The Press Newspaper
The economy will be a factor in a resolution tentatively scheduled for discussion at the next meeting of the Lake Township trustees as they confront a problem with overgrown yards at abandoned residences.
Melanie Bowen, who chairs the board of trustees, last week said she’s received several calls from residents complaining about properties in need of mowing because the owners have left.
“It seems to be more prevalent this year than in previous years,” she said at the trustees’ last meeting. “It could be the state of the economy. Properties are being abandoned or foreclosed.”
Tim Myers has been fascinated by farm tractors since he was a young boy.
Myers, 38, of Genoa, owns a truck driving business and he also owns a unique piece of farm equipment - a 1916 J.I. Case steam traction engine. Every year, Myers loads up the 15,000-pound engine, also known as a steam thresher, to put on display at the Five Point Steam Threshers Reunion.
This year's 49th annual event, hosted by the Five Point Steam Threshers Club, was held July 19 in Perrysburg Township.
Representatives of three environmental groups are asking Gov. Ted Strickland to veto a provision in the state operating budget bill they claim hamstrings the work of the Environmental Review Appeals Commission.
Jack Shaner, Deputy Director of Ohio Environmental Council, Jennifer Miller, Program Coordinator of the Ohio chapter of the Sierra Club, and Amy Gomberg, Program Director of Environment Ohio, say in a letter to the governor the budget amendment was added by the legislature’s conference committee with no opportunity for public review.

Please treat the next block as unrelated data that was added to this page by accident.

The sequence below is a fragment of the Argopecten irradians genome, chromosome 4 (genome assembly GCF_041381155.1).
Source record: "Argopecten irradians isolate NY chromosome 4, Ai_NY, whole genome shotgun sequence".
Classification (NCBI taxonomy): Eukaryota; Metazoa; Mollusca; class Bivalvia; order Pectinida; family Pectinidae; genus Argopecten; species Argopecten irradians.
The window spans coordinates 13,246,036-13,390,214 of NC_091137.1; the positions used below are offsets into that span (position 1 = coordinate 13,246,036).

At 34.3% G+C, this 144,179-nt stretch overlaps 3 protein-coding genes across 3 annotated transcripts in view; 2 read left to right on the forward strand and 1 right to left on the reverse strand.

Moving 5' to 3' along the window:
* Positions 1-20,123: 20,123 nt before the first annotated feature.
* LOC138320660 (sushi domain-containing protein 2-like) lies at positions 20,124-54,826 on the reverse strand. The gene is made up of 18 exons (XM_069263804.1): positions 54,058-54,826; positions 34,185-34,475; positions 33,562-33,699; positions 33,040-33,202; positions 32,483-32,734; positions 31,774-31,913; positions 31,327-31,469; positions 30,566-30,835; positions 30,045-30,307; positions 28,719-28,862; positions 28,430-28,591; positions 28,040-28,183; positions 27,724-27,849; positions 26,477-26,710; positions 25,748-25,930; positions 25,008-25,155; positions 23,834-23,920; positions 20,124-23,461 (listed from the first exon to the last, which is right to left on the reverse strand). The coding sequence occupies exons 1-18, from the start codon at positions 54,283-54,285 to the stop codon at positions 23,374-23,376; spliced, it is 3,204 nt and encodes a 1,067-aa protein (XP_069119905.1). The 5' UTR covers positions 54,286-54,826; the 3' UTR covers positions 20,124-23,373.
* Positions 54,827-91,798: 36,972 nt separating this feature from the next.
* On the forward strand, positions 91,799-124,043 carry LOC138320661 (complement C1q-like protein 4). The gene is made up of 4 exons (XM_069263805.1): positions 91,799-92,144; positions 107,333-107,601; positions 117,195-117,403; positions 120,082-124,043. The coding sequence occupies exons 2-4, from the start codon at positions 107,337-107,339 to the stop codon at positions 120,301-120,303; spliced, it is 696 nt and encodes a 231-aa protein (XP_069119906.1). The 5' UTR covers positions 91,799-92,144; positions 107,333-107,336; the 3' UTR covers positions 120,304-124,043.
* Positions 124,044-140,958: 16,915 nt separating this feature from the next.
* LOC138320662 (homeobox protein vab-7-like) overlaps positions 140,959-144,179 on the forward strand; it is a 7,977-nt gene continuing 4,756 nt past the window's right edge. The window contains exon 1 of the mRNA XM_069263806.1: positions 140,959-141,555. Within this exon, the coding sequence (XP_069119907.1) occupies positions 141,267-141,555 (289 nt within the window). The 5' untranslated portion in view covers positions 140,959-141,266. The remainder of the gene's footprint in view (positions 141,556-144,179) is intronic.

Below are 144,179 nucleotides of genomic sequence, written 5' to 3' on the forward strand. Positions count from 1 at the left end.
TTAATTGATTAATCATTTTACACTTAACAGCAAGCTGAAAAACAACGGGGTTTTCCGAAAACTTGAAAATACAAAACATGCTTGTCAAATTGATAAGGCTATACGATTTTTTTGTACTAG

The commission hears appeals of decisions made by the director of the Ohio Environmental Protection Agency regarding permits, licenses, or variances under the agency’s jurisdiction.
Northwood City Council will decide at its next meeting in August whether to cut the salary of the zoning inspector as a result of the recession.
Kimberly Grames became the city’s interim zoning inspector after former zoning inspector Heather Sayler accepted a job with the City of Bowling Green last year.
Grames, who was Sayler’s assistant, currently makes $43,394 annually, the same salary Sayler made in the position. Grames’ annual salary as Sayler’s assistant was $25,000.
Council is divided over cutting Grames’ salary.
A federal tax incentive that is due to expire at the end of the year has been an integral part of the success the Black Swamp Conservancy has had in protecting agricultural land and other natural areas from development, says Kevin Joyce, the conservancy’s executive director.
Organizations representing land trusts are supporting measures in Congress that would make the incentive for land donations permanent.
Joyce says a permanent incentive would help more families save their land and choose conservation over land development.